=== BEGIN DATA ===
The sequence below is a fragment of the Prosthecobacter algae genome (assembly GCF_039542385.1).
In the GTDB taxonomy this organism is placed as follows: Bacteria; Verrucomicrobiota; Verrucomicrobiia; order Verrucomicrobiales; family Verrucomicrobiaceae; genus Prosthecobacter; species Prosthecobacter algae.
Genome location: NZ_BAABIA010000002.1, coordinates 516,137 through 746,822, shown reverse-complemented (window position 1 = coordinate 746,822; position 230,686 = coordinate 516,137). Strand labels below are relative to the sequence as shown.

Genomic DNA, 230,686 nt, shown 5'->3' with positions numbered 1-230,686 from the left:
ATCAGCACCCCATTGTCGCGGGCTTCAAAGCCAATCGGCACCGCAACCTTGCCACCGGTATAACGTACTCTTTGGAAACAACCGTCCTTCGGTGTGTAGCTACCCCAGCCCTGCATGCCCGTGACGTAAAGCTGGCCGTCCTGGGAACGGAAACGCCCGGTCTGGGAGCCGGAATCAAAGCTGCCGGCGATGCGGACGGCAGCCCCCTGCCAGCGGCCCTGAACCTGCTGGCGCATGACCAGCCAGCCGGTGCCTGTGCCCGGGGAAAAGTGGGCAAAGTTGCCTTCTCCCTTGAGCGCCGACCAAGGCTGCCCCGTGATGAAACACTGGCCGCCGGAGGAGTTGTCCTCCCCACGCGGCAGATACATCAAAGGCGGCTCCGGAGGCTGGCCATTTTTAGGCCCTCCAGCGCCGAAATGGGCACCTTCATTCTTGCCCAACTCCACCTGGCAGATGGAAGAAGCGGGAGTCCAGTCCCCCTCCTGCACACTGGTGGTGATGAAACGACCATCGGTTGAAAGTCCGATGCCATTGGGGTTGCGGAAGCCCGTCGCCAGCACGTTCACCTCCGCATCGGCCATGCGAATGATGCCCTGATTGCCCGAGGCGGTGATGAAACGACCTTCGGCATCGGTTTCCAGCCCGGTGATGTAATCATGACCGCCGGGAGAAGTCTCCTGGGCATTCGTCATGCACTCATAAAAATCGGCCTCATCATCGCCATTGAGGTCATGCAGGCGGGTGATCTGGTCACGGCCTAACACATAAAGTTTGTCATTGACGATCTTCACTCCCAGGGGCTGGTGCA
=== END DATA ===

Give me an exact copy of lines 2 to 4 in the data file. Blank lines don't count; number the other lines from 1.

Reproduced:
In the GTDB taxonomy this organism is placed as follows: Bacteria; Verrucomicrobiota; Verrucomicrobiia; order Verrucomicrobiales; family Verrucomicrobiaceae; genus Prosthecobacter; species Prosthecobacter algae.
Genome location: NZ_BAABIA010000002.1, coordinates 516,137 through 746,822, shown reverse-complemented (window position 1 = coordinate 746,822; position 230,686 = coordinate 516,137). Strand labels below are relative to the sequence as shown.

Genomic DNA, 230,686 nt, shown 5'->3' with positions numbered 1-230,686 from the left: